Wednesday, May 25, 2005

Credibility and the Words You Use

I remember losing a debate because of a head shake.

It was an oral argument in law school, and I had just finished giving a presentation when my opponent started speaking. I found myself pleased that I had anticipated a number of the arguments that my opponent was making, and without even thinking about it, was smiling and shaking my head when she made the points she did. Not because I thought she was right, but rather because I believed that I had addressed those issues.

I thought I had made the stronger argument. Surprisingly, the judge of the event told me that I had lost points and credibility when he saw me shaking my head at the statements my opposition was making, as if I was agreeing with her.

Credibilty can be defined as a mixture of expertise and trustworthiness. The words you use, whether in conversation or in writing, can send a message that you aren't aware of. So can your nonverbal language.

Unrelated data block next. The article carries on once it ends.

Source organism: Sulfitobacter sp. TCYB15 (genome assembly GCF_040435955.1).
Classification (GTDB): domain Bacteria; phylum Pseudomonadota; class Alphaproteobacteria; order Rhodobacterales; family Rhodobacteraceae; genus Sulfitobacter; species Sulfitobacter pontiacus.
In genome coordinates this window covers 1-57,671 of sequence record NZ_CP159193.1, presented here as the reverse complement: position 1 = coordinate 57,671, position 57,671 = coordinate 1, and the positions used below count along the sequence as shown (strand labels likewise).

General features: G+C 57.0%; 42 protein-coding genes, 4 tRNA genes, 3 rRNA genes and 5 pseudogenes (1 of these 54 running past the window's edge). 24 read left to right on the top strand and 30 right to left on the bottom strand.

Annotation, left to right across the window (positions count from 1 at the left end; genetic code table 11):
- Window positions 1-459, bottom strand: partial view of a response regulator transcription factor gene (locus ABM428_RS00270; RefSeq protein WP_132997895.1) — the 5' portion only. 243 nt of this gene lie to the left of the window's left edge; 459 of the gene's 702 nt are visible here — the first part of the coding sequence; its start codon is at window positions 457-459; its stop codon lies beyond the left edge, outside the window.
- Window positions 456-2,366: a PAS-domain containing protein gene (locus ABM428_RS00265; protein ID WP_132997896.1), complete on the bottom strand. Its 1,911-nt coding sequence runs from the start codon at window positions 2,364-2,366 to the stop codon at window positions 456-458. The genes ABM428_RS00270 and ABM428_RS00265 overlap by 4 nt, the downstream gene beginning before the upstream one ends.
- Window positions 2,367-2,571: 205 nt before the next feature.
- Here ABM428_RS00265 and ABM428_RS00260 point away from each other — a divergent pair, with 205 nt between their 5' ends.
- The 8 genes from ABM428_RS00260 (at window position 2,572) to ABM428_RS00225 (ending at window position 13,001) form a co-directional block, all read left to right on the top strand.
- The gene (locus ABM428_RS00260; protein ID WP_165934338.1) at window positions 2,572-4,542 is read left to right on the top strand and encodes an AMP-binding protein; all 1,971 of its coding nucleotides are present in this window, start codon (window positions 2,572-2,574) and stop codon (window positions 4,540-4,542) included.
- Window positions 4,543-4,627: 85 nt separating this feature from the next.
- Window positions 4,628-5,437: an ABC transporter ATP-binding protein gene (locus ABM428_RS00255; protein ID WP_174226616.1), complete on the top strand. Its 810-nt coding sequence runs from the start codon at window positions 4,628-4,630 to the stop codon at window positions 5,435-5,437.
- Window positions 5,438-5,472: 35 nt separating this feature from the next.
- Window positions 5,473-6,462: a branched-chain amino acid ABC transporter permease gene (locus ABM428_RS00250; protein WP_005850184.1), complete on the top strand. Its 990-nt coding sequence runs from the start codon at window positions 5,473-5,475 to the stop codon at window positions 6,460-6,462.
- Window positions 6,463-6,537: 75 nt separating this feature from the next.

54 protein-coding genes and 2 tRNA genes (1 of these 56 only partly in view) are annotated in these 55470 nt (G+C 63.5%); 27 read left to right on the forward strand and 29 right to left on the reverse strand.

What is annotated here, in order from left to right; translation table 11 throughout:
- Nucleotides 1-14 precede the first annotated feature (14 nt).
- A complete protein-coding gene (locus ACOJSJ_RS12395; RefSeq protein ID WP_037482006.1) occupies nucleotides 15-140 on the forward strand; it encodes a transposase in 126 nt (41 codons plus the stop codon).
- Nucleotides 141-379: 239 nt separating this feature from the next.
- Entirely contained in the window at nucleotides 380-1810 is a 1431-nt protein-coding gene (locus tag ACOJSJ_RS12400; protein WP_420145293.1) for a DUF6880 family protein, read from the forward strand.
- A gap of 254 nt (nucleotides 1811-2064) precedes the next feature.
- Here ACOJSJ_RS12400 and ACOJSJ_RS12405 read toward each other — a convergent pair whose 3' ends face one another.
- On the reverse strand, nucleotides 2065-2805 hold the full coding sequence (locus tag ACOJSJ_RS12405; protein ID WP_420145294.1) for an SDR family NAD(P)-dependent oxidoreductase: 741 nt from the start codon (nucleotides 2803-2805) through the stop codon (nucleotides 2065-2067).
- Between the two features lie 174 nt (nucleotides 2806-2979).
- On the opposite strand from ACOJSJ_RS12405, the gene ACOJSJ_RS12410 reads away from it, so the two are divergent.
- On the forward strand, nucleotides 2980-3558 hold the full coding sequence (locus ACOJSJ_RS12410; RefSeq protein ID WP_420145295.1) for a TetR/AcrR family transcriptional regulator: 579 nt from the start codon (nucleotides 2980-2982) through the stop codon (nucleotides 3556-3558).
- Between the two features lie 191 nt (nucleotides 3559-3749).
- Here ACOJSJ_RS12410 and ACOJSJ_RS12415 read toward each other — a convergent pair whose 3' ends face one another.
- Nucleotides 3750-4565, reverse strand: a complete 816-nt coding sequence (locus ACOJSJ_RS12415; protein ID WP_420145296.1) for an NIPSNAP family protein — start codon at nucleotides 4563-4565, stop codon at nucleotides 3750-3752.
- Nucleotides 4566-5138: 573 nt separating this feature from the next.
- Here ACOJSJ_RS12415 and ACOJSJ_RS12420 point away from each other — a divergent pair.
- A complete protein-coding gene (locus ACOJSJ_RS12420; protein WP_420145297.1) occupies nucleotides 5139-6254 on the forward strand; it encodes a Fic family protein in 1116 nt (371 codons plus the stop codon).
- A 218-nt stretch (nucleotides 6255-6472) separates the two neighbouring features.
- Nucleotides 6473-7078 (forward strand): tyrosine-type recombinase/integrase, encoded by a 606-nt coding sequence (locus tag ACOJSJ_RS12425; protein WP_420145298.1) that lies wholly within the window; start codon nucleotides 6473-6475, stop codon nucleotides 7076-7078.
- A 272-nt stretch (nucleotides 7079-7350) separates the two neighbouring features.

I enjoyed this quick list of words that could also influence whether or not people believe you, and trusted what you are saying during a presentation, or negotiation, or confrontation, or even an interview: 52 Words and Phrases That Weaken Your Credibility

If you find yourself in that type of situation, where you have an audience tryng to determine what message you are sending, keep in mind that your expression, your motions, and your words are all the clues they have about what you are presenting. Even when you aren't the one talking. Credibility doesn't just rely upon what you say, and how you say it, but also how people perceive your message, your demeanor, your appearance, and even the way your head shakes.